Exercising your writing muscles?

One, Hemingway. Two, Hemingway…

Everyone has heard the tip you should write everyday. Just like exercising everyday to build strong muscles. But, what type of writing?

I mentioned before that I don’t feel blogging is sufficient practice for fiction writing. But, what about writing exercises? Do they serve a purpose? Are they enough?

They certainly do serve at least one purpose. They get you writing. Just like blogging, actively writing is absolutely beneficial to flexing those lexicon muscles. Doesn’t matter really what kind of writing it is so long as it requires you to write in complete, grammatically correct sentences. That improves your ability to write coherently, and to broaden your verbal scope.

Oh. Oh, I think I pulled a hammy.

But, when it comes to fiction, is there a benefit to these types of exercises, such as writing prompts, or memory exercises?

I don’t remember where I read this (I know, shame on me for not being able to cite a source), but it said that the downside to writing exercises was the idea of a secure goal. You are given a task, such as write about a memory from your childhood, but from the point of view of your parent, for example. Well, you allot yourself 15 minutes, write your bit, then, bam. You’re finished. Maybe you edit it a bit, save it somewhere in the dusty confines of your 2 tb harddrive and move on. Where’s the harm in that?

Well, for one, you haven’t actively created the idea yourself. That may not seem that important, but the creative process that occurs in the minds of artistic people relies heavily on the necessity to both spontaneously, and consciously initiate an idea that is comprised of multiple sources. A song you heard. A snippet of strange conversation. A scent. An image. Your brain stirs those ingredients and comes up with a hodgepodge creation that is unique. You get an idea for a story, and you write it. This is how that person said the process should work, and that doing exercises is the equivalent of being just a hired gun. You don’t work for yourself.

Like a boss!

Writing exercises can be a great tool to get you out of writer’s block. Or, as Nathan, from The Writer’s Codex said, “what it can do for you is shake ideas loose,” when referring to the benefits of blogging. I think that is a great sentiment. Yes, it is better to actually write stories than to spend an hour doing writing exercises, but there are benefits to doing regimented, restrictive tasks in writing. It forces your mind to think on its proverbial little monkey feet. It gets you out of your box and lets you stretch a bit.

What do you think? Do you do writing exercises? Do they help? How?


5 thoughts on “Exercising your writing muscles?

  1. I have not done any imposed writing exercises in a long, long time.

    I see my blog in and of itself as a sort of exercise. It challenges me to relate to readers, which has always been something that I’ve had a hard time with. Writing has always come naturally..but making sense has not.

    Also, one of my jobs involves long hours of writing rather meaninglessly about certain topics…so I get about all of the write-about-this-one-thing-ness that I can handle most of the time. By the end of the day, creativity has been brewing up some vivid stuff in the background and then it ends up as fiction stories or as blog posts.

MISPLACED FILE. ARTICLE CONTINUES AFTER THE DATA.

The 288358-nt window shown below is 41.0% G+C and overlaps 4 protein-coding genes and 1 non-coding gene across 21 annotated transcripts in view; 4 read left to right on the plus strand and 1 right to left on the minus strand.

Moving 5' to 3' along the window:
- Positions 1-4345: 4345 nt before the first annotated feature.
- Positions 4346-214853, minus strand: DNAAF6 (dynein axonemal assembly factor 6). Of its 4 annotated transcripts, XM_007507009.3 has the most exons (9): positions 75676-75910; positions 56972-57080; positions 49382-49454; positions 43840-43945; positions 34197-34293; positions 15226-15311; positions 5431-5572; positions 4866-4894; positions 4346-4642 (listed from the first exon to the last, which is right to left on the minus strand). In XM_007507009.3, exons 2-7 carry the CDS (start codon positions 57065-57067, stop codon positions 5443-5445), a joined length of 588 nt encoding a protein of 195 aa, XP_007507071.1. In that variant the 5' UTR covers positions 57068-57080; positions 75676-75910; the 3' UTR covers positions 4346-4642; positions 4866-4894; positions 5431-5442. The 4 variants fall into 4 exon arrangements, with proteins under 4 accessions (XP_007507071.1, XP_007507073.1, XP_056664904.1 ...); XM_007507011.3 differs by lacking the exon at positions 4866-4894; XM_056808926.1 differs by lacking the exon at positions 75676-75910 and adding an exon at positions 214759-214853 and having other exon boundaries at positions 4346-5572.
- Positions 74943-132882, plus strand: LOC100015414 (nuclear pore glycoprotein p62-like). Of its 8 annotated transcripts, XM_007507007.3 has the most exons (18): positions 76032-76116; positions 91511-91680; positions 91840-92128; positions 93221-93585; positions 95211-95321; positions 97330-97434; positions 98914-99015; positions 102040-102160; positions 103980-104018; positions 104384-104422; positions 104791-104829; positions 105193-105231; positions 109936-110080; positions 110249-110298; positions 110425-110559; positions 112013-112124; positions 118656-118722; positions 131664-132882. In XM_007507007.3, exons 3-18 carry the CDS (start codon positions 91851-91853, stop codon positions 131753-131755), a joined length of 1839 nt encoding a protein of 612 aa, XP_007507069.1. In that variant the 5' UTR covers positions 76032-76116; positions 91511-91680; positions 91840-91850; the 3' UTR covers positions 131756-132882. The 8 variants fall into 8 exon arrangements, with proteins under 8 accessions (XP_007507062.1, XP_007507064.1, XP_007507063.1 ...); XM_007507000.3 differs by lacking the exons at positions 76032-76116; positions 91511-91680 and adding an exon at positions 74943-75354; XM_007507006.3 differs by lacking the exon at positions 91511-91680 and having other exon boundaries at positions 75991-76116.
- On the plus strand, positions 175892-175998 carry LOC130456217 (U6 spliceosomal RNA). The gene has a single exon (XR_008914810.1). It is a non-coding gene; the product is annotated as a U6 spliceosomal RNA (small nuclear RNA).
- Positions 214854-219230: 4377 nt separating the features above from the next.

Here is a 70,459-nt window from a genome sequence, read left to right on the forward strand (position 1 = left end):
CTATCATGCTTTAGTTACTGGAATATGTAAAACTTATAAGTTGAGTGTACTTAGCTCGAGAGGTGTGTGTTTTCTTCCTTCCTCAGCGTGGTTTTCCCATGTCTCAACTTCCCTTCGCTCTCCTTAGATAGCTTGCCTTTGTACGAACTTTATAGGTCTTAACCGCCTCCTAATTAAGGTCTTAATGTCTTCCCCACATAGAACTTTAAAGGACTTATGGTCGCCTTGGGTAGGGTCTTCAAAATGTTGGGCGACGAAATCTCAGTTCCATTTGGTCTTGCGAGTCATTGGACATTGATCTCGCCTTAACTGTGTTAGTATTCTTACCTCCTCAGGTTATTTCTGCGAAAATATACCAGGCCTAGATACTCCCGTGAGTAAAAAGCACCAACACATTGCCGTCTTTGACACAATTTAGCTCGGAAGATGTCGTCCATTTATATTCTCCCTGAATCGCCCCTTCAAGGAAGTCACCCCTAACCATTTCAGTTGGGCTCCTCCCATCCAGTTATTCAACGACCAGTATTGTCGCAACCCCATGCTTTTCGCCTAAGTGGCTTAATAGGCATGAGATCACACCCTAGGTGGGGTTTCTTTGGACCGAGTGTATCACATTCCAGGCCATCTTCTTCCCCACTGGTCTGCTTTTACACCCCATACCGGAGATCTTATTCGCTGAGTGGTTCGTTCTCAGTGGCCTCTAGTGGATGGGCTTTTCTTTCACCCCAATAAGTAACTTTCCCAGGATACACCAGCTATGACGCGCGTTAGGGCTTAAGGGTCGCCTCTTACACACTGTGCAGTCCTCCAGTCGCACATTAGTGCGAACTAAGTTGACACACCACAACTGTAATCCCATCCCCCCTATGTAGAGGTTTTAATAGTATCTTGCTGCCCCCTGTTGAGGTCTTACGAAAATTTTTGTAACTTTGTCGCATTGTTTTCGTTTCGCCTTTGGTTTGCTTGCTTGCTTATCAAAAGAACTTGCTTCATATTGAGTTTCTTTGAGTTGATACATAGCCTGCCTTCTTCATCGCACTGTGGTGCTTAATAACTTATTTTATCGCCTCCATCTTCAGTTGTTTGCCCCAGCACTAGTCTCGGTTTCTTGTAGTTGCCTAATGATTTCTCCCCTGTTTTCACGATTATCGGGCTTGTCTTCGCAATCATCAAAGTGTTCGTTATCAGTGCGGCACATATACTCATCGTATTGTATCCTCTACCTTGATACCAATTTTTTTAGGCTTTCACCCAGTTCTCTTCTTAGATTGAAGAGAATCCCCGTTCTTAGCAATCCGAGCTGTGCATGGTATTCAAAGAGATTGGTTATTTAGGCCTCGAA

Thanks for this! It was kind of an exercise just to think of my exercises..

    • Hey Jennifer. Thanks for reading and taking the time for your input.

      I can see how a job where you write about uninteresting topics can be stifling. I’m amazed you are able to pull fiction out of that monotony! That is truly inspiring. I’m lucky if I can write fiction even after being inspired. Usually, I end up with this great creativity high, then two hours later I’ve watched two B-Horror movies and am depressed that I’m wasting my life.

      • Haha aww that happens to me too. I usually get a kernel of an idea when I’m walking the dog in the morning. Then, I let it simmer on the back-burner while I write about other stuff. Then in the evening if I’m lucky, there’s still enough oomph in it for me to get some of it out, or else I’ll put it on paper. I have one now that is all half-baked, half written and half undiscovered in my brain. If you’re worried about wasting your life, then you already aren’t 🙂

  2. I used to do the “you must write once a day” thing some time ago. Personally, it doesn’t work for me. For one, life can get hectic and there are other obligations for us who are not full time writers. One can start beating themselves up when a day is missed (The horror! I didn’t write today!). What I think is better is to always be moving forward with your writing, somehow. For instance, before I write, I research a lot. I read other works of fiction to study craft. I look for inspiration for story ideas. When they hit, I make milestone goals for completion. I track my progress so I can get a better idea of my own writing process, etc. It all relates back to writing, but may not be the actual writing. My two bits . . .

    • Dan,

      Great thoughts. I am the same. I am NOT a prolific writer like some of my writing friends and fellow bloggers. My creativity is more of a slow burn. I don’t like that fact, but that seems to be the way it is. Many of my ideas will stew in my head for weeks or months before I even write a single word.

      Thanks for sharing!

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